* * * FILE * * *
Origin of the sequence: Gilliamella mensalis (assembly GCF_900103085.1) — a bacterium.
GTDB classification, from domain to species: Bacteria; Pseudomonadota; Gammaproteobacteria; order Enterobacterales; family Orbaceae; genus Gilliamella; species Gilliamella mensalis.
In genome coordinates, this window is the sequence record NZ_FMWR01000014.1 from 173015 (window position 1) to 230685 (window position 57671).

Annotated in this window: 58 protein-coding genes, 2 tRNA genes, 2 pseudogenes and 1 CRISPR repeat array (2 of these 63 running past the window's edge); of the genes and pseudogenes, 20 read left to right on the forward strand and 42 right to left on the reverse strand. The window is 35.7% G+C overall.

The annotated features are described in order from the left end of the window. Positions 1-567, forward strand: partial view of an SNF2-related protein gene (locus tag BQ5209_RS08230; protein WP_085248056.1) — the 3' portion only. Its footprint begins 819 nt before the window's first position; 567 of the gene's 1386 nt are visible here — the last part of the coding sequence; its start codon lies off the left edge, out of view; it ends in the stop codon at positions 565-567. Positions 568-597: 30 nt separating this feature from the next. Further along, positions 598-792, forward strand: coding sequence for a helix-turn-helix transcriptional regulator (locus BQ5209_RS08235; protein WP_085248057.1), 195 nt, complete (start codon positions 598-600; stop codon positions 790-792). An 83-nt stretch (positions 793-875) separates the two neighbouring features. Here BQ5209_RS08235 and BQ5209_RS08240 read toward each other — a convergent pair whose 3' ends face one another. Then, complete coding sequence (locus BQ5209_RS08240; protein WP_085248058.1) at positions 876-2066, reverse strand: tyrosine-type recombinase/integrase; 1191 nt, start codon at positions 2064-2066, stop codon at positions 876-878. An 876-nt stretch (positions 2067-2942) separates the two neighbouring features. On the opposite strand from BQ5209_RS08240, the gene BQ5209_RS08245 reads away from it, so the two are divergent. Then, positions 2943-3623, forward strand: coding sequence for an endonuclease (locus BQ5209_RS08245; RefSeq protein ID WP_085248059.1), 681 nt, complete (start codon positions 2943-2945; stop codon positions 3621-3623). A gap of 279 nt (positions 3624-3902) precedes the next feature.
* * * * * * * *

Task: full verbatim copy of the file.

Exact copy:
Origin of the sequence: Gilliamella mensalis (assembly GCF_900103085.1) — a bacterium.
GTDB classification, from domain to species: Bacteria; Pseudomonadota; Gammaproteobacteria; order Enterobacterales; family Orbaceae; genus Gilliamella; species Gilliamella mensalis.
In genome coordinates, this window is the sequence record NZ_FMWR01000014.1 from 173015 (window position 1) to 230685 (window position 57671).

Annotated in this window: 58 protein-coding genes, 2 tRNA genes, 2 pseudogenes and 1 CRISPR repeat array (2 of these 63 running past the window's edge); of the genes and pseudogenes, 20 read left to right on the forward strand and 42 right to left on the reverse strand. The window is 35.7% G+C overall.

The annotated features are described in order from the left end of the window. Positions 1-567, forward strand: partial view of an SNF2-related protein gene (locus tag BQ5209_RS08230; protein WP_085248056.1) — the 3' portion only. Its footprint begins 819 nt before the window's first position; 567 of the gene's 1386 nt are visible here — the last part of the coding sequence; its start codon lies off the left edge, out of view; it ends in the stop codon at positions 565-567. Positions 568-597: 30 nt separating this feature from the next. Further along, positions 598-792, forward strand: coding sequence for a helix-turn-helix transcriptional regulator (locus BQ5209_RS08235; protein WP_085248057.1), 195 nt, complete (start codon positions 598-600; stop codon positions 790-792). An 83-nt stretch (positions 793-875) separates the two neighbouring features. Here BQ5209_RS08235 and BQ5209_RS08240 read toward each other — a convergent pair whose 3' ends face one another. Then, complete coding sequence (locus BQ5209_RS08240; protein WP_085248058.1) at positions 876-2066, reverse strand: tyrosine-type recombinase/integrase; 1191 nt, start codon at positions 2064-2066, stop codon at positions 876-878. An 876-nt stretch (positions 2067-2942) separates the two neighbouring features. On the opposite strand from BQ5209_RS08240, the gene BQ5209_RS08245 reads away from it, so the two are divergent. Then, positions 2943-3623, forward strand: coding sequence for an endonuclease (locus BQ5209_RS08245; RefSeq protein ID WP_085248059.1), 681 nt, complete (start codon positions 2943-2945; stop codon positions 3621-3623). A gap of 279 nt (positions 3624-3902) precedes the next feature.